Many of us talk about “hybrid vigor”- the notion that mixed-breed dogs avoid the inherited medical maladies passed along to their purebred counterparts. Does proof exist that mixed-breed dogs are indeed healthier? An article within the most recent edition of the Journal of the American Veterinary Medical Association helps answer this question. Titled “Prevalence of inherited disorders among mixed-breed and purebred dogs: 27,254 cases (1995-2010)”, this study determines the proportion of mixed-breed and purebred dogs with 24 common genetic disorders including four types of cancer, orthopedic issues, birth defects, bloat, hormonal imbalances, eye issues, allergic dermatitis, and epilepsy.
Compared to their purebred counterparts, mixed-breed dogs were more susceptible to only one inherited disorder- tearing of the cranial cruciate ligament (the main stabilizing ligament within the knee).
Purebred dogs were more likely to develop ten specific inherited disorders including:
Aortic stenosis (a birth defect within the heart)- Breeds most affected: Newfoundland, Boxer, Bull Terrier, Irish Terrier, Bouvier des Flandres
Dilated cardiomyopathy (disease of the heart muscle resulting in heart failure)- Breeds most affected: Doberman Pinscher, Great Dane, Neapolitan Mastiff, Irish Wolfhound, Saluki
Hypothyroidism (inadequate production of thyroid hormone)- Breeds most affected: Giant Schnauzer, Irish Setter, Keeshond, Bouvier des Flandres, Doberman Pinscher
Elbow dysplasia (malformation within the elbow joint)- Breeds most affected: Bernese Mountain Dog, Newfoundland, Mastiff, Rottweiler, Anatolian Shepherd
Intervertebral disk disease (slipped disk)- Breeds most affected: Dachshund, French Bulldog, Pekingese, Pembroke Welsh Corgi, Doberman Pinscher
Allergic dermatitis (skin allergies)- Breeds most affected: West Highland White Terrier, Coonhound, Wirehaired Fox Terrier, Cairn Terrier, Tibetan Terrier
Bloat (gastric torsion, twisting of the stomach)- Breeds most affected: Saint Bernard, Irish Setter, Bloodhound, Great Dane, Irish Wolfhound
Cataracts- Breeds most affected: Silky Terrier, Miniature Poodle, Brussels Griffon, Boston Terrier, Tibetan Terrier
Epilepsy- Breeds most affected: Catahoula Leopard Dog, Beagle, Schipperke, Papillon, Standard Poodle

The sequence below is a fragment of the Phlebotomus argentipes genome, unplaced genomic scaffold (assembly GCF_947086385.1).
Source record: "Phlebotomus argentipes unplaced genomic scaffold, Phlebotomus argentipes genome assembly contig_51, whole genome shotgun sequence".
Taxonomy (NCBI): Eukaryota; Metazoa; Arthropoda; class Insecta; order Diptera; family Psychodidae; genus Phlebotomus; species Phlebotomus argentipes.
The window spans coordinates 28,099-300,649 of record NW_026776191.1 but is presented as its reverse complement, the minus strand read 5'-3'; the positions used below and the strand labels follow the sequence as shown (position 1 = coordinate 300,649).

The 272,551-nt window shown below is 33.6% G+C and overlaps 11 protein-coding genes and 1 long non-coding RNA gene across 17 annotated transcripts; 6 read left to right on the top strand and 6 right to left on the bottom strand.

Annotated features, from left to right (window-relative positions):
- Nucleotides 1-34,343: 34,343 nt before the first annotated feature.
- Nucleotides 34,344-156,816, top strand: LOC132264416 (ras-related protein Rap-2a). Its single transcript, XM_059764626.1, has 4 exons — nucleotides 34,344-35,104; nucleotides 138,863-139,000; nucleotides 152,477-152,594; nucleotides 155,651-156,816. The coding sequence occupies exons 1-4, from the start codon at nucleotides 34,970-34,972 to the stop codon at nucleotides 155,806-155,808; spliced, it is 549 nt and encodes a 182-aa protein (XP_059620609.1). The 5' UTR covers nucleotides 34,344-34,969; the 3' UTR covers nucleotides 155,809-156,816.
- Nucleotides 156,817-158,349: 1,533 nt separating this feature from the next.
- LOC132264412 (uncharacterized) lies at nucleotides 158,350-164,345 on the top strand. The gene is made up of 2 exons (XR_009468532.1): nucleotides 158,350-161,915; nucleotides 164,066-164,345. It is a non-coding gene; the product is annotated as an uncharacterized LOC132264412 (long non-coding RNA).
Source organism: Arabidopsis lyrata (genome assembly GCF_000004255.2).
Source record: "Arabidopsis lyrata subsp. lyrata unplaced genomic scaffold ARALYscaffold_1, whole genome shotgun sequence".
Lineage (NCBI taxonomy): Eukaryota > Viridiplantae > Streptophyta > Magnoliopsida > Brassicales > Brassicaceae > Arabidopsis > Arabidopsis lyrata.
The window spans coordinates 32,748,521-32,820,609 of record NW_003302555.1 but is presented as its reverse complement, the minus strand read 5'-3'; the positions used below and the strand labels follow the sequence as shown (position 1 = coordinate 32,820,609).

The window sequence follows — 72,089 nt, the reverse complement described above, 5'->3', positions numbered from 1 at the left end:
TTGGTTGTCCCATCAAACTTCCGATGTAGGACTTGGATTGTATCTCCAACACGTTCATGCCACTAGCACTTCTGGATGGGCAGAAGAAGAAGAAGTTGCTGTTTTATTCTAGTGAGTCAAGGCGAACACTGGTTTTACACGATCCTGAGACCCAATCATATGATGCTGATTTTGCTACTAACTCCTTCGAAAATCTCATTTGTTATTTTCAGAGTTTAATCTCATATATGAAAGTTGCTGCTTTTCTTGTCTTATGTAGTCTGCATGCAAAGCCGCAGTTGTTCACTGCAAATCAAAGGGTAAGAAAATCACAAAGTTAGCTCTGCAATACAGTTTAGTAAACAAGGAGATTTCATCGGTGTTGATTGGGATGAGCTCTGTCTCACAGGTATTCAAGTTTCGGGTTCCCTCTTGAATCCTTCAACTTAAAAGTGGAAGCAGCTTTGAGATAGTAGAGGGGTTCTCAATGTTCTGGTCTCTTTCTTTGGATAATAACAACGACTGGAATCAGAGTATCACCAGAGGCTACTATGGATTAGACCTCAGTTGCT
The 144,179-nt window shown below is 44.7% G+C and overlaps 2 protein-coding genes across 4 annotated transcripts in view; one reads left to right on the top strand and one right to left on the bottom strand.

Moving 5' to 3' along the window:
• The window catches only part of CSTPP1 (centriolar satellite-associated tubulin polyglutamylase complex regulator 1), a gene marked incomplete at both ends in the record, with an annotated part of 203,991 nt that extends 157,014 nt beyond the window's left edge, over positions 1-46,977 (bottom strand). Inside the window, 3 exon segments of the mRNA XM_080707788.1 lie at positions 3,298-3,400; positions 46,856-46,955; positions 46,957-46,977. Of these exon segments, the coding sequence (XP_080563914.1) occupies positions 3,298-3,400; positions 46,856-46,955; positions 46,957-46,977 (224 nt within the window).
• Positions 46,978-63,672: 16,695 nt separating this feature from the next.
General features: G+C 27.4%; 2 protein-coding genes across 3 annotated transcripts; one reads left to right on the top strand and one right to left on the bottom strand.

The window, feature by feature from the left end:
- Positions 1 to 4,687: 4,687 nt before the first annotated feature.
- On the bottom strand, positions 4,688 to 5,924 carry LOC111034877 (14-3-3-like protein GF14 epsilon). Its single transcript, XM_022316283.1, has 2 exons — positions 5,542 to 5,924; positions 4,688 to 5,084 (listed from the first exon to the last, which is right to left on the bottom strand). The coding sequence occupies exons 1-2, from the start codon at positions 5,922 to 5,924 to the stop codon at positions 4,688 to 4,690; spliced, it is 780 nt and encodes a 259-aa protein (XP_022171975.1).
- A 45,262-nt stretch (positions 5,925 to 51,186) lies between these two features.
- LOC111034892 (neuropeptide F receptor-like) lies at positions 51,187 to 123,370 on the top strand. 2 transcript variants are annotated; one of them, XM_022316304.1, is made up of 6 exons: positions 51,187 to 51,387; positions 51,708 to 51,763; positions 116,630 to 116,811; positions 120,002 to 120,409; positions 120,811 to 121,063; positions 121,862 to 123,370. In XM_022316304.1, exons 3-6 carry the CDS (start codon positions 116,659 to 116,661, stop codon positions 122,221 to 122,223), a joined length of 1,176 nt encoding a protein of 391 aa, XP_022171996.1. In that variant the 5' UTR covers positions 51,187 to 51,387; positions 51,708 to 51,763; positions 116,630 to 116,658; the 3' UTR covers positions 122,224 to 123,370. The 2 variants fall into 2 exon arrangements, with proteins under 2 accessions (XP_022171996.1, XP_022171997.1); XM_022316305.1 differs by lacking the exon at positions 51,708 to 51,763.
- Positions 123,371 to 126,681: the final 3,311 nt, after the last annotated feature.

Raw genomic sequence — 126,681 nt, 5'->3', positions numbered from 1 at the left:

Portosystemic shunt (a birth defect causing shunting of blood around rather than through the liver): Breeds most affected: Yorkshire Terrier, Norwich Terrier, Pug, Maltese, Havanese
No differences in disease incidence between the mixed-breed and purebred groups were found for 13 different disorders including:
The cancers evaluated (hemangiosarcoma, lymphoma, mast cell tumor, osteosarcoma)
Hypertrophic cardiomyopathy (a disease of the heart muscle)
Cardiac birth defects (mitral valve dysplasia, patent ductus arteriosus, ventricular septal defect)
Patellar luxation (displacement of the knee cap)
Addison’s disease (a hormonal imbalance)
Cushing’s disease (a hormonal imbalance)
Lens luxation (displacement of the lens within the eye)
The authors of this study surmised that genetic mutations resulting in inherited defects may have developed at different times during the evolution of dogs. For example, a mutation introduced very early on into the canine genome (closer in time to the wolf progenitor) would have been spread throughout the entire dog population, purebred and hybrid alike. For disorders affecting purebred dogs in higher proportions, the underlying genetic defect may have occurred more recently, after the gene pools for a particular breed (or related breeds) evolved.
It is possible that the same genetic traits that predisposed to domestication are chromosomally connected to the genetic traits that predisposed to the disorders shared equally by purebred and mixed-breed dogs.
It is possible that the hard wiring for some of the genetic disorders is chromosomally linked to the DNA that determines dog size rather than dog breed. While patellar luxations and lens luxations occur without breed specificity, they do occur primarily in small dogs. Conversely, cancers are more likely to occur in large breed dogs.
Lastly, the results of this research may have been influenced by the hospital population (study performed at UC Davis). For example, we know that Standard Poodles are genetically predisposed to Addison’s disease, yet the results of this study do not demonstrate this. If the study population contained an overabundance of Standard Poodles (evaluated for a wide array of diseases), it is possible that their specific predilection for Addison’s disease may have been “diluted out”.
So now what do we have to say about hybrid vigor? Clearly, for some inherited diseases, this theory fits. For others, it is inapplicable.
Do the prospects for future diseases influence which dogs you choose to adopt?
Nancy Kay, DVM
Diplomate, American College of Veterinary Internal Medicine
Author of Speaking for Spot: Be the Advocate Your Dog Needs to Live a Happy, Healthy, Longer Life
Author of Your Dog’s Best Health: A Dozen Reasonable Things to Expect From Your Vet
Recipient, Leo K. Bustad Companion Animal Veterinarian of the Year Award
Recipient, American Animal Hospital Association Animal Welfare and Humane Ethics Award
Recipient, Dog Writers Association of America Award for Best Blog
Recipient, Eukanuba Canine Health Award
Recipient, AKC Club Publication Excellence Award
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Please visit http://www.speakingforspot.com to read excerpts from Speaking for Spot and Your Dog’s Best Health. There you will also find “Advocacy Aids”- helpful health forms you can download and use for your own dog, and a collection of published articles on advocating for your pet’s health. Speaking for Spot and Your Dog’s Best Health are available at www.speakingforspot.com, Amazon.com, local bookstores, and your favorite online book seller.